Cultural Capital

Robert Hewison’s Cultural Capital tells a cautionary tale very well. As the blurb puts it, it describes ‘how politicians, money, and managerialism turned a golden age to lead’. The book is subtitled ‘the rise and fall of Creative Britain’ so Hewison’s conclusion is put right up front, and is presented as a classic myth of temptation, ‘success’ containing the seeds of its own ruin.

Hewison depicts the increased funding and political attention for culture between 1997 and 2010 as a kind of Faustian pact – with organisations swapping funding for compromised creativity as a result of targets and instrumentalism. Neither increased commerciality nor socially-targeted instrumentalism has led to great improvements in access to the arts, the argument runs. This has left the sector doubly vulnerable now the golden age has been replaced with the lead of cuts and illusory philanthropy. The villains of the piece are politicians, policy makers, interfering funders and the sinister Godfather pulling the strings, the Neoliberalism, or the Marketisation of Life. (If we had a grand for each mention of that ill-defined N word neoliberal in the early chapters, mind, we could fund a fairly substantial arts project…)

This is a fascinating and easy read. Hewison is a fine writer, as his previous arts histories of the post-war decades illustrate. I read the book quickly, coming to the last chapter wanting to know how it would end. For those not-that-few of us who had roles somewhere in the arts funding system in some way during the period covered – and I know there are plenty of regular readers here who did – it has a particular appeal. I’m not going to dissect or respond to the observations on the failings of ACE and others, for fear of defensiveness. But I suspect many people will find themselves going, ‘Yes, and…’, ‘No, but…’, ‘Nonsense…’, ‘Tell me about it…’, and ‘Did he never hear about….’ in fairly equal measure.

There is, I think, a great deal to commend Hewison’s analysis. We see clearly the recursion of the basic compromise at the heart of the New Labour project at many levels: the global economy’s demands for ‘freedom’, Blair’s analysis of what was needed to get the Tories out after 18 years in 1997, our own circumstances, and those of the sector. But there are other stories to be told from this material, some of which are only alluded to here.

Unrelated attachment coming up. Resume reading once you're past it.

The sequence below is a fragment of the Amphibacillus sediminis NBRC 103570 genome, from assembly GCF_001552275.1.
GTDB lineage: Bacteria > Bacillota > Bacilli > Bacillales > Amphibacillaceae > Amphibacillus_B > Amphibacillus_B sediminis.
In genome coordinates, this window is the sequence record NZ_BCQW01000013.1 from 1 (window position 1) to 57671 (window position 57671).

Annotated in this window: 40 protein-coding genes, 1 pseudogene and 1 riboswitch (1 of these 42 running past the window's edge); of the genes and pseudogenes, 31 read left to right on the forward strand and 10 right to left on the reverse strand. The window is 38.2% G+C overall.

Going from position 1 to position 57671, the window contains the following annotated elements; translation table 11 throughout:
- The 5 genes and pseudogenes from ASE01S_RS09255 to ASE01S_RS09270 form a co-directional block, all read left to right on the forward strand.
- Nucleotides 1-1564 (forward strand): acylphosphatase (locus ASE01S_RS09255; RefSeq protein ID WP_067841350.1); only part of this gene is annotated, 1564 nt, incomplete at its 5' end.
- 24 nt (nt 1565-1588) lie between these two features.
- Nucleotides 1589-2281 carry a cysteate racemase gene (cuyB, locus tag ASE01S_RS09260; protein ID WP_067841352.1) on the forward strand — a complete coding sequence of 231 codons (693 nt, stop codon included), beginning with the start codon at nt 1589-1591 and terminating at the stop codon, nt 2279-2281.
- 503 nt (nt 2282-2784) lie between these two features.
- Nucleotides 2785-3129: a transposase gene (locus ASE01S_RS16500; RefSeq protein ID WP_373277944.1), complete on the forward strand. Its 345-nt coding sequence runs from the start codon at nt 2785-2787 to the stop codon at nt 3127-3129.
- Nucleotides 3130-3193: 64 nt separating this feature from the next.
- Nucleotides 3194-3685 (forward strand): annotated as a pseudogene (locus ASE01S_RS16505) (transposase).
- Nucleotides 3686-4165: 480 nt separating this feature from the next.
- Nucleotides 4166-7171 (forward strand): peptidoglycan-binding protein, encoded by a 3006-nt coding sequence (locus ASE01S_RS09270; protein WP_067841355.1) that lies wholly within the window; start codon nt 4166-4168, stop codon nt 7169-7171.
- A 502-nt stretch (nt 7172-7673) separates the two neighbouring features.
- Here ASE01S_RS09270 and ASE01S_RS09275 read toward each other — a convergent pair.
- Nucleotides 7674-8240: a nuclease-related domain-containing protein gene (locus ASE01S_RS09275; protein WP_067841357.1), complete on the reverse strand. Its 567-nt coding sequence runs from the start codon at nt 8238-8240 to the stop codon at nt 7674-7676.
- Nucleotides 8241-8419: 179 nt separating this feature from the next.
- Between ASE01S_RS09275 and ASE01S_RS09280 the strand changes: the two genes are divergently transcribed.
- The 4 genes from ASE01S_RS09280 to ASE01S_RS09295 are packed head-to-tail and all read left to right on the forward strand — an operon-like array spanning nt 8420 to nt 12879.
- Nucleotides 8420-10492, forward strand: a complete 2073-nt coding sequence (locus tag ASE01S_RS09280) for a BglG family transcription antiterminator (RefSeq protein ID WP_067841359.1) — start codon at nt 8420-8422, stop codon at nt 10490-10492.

The first relates an (I think) unintended irony in the book’s title. The book feels overly-shaped by the concerns of the metropolis, and the ‘major players’ in London Village. There is too little attention to developments in Scotland, Wales and Northern Ireland. Surely the Creative Scotland ‘stramash’ was worth looking at as an example of his thesis? Might a comparison of Westminster, Holyrood and Cardiff ministerial directions not have been instructive? How does the rise and fall look from Warrington instead of Westminster? How well did the cultural sector spend the huge sums of regional funds from Europe that went into both capital and business development?

He also underplays the way in which the centralization of decision-making and policy-making at all different levels has intensified, and contributes very directly to the most significant present danger to the cultural sector, the potentially terminal decline of local democracy’s ability to invest in culture. This exacerbates the lack of trust Hewison rightly diagnoses as the underlying cause of much dysfunction. Building trust between a sharp-elbowed capital and the rest of the country will, I suspect, take more than the efforts of What Next. To put it crudely: we need to see the chairs and CEOs of the London ‘nationals’ taking the big picture into account and not swallowing up the (sometimes unadvertised) funding opportunities through their lobbying.